The Wendover woman charged in the death of her 15-month-old daughter made her initial appearance in 3rd District Court on Wednesday.
April Dawn Carter, 28, is charged with first-degree felony aggravated murder and second-degree felony obstructing justice. The aggravated murder charge carries a maximum sentence of life in prison without parole.
The child’s father, Nicholas Ray Rutherford, is charged with second-degree felony obstructing justice and misdemeanor abuse or desecration of a dead human body. Rutherford, 28, also made his initial appearance in 3rd District Court Wednesday.
During her initial appearance, Carter was appointed a public defender and bail was set at $2.5 million. The court also ordered Carter to have no contact with any of her other children.
Bail for Rutherford was set at $150,000 and he was also appointed a public defender.
Wendover City police were dispatched to a cardiac arrest at Rutherford and Carter’s residence the morning of Sept. 27, according to a probable cause statement. Officers performed CPR on the 15-month-old victim but suspended lifesaving efforts once it was apparent the child was deceased.
An officer noticed bruising on the victim’s body and documented the injuries before securing the residence to preserve evidence, the statement said. Investigators obtained a search warrant and four children were removed from the home and placed in the care of the state Division of Child and Family Services.
Carter said the victim may have been injured by hitting her head on a coffee table or when Carter tripped and fell, possibly landing on the child, the probable cause statement said. Rutherford told police he came home from work to find Carter holding the child, whom she said was not breathing.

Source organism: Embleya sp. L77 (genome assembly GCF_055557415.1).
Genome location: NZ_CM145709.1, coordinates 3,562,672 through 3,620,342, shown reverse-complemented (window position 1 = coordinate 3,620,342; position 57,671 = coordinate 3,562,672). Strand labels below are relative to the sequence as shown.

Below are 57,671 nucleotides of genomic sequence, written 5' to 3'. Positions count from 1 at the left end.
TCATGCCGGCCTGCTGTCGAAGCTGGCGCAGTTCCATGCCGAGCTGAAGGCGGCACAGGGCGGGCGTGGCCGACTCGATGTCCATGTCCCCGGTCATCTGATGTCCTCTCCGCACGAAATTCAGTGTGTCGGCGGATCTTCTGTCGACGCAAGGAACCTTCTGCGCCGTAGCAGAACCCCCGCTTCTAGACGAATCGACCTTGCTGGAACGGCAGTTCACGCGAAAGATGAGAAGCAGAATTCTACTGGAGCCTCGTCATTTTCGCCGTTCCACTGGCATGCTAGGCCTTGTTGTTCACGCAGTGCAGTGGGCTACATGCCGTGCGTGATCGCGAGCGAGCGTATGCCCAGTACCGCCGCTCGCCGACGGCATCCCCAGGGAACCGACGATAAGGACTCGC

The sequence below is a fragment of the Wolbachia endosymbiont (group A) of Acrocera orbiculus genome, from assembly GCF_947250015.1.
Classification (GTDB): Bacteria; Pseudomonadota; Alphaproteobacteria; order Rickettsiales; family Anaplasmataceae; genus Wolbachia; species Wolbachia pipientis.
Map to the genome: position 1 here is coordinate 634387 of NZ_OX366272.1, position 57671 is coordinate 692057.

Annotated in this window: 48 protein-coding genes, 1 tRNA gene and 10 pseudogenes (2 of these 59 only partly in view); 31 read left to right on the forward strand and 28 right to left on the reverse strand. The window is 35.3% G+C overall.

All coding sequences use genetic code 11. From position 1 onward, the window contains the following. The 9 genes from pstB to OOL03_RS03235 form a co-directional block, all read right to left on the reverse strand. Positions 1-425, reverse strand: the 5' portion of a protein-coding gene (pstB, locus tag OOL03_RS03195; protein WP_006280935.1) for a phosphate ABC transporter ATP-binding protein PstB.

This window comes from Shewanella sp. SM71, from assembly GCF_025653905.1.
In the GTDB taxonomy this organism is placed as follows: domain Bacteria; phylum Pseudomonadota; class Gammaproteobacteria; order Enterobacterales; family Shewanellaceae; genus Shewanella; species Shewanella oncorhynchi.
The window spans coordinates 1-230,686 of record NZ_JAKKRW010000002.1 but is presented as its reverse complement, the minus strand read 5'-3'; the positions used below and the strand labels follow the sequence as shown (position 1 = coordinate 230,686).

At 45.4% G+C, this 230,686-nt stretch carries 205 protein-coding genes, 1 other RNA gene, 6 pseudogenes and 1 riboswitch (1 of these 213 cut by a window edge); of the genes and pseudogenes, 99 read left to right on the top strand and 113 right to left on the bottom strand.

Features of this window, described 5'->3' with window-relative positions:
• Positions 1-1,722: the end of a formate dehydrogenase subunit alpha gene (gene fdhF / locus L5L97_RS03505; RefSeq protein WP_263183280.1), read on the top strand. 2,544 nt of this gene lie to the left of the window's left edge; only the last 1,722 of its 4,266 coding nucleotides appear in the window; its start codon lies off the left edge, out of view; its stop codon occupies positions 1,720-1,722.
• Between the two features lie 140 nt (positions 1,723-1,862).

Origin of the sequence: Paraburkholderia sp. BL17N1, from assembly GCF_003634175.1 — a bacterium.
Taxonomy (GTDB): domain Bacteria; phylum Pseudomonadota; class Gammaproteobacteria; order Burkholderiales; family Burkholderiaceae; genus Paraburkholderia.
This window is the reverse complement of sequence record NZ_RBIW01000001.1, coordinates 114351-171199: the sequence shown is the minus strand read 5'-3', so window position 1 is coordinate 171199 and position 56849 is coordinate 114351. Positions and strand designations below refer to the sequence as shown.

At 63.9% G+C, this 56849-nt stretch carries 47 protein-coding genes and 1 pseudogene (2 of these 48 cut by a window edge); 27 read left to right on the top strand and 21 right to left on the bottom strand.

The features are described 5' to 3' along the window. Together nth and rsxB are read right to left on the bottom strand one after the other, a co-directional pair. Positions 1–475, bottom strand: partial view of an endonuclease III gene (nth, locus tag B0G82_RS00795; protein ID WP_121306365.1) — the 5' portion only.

Rutherford said Carter refused to call 911 and he attempted to resuscitate the child but did not call first responders, due to confusion from sleep deprivation, the statement said.
In a full autopsy by the state medical examiner’s office, it was determined the victim suffered multiple rib fractures and bruises on the victim’s head, face, neck, chest, elbows and feet. A spinal fluid sample contained blood, which was consistent with head trauma.
The autopsy also determined the victim showed signs of brain swelling and hemorrhage, the statement said. The medical examiner’s office determined the injuries were not the result of normal childhood development but consistent with severe blunt force trauma.
Investigators noted in the probable cause statement that full custody of the victim had only been awarded to the parents on Aug. 24 after a trial home placement organized by the state Division of Child and Family Services.
The victim had been removed at birth from the parents due to their drug use; the victim and several of her siblings had tested positive for illegal substances prior to their initial removal from the home.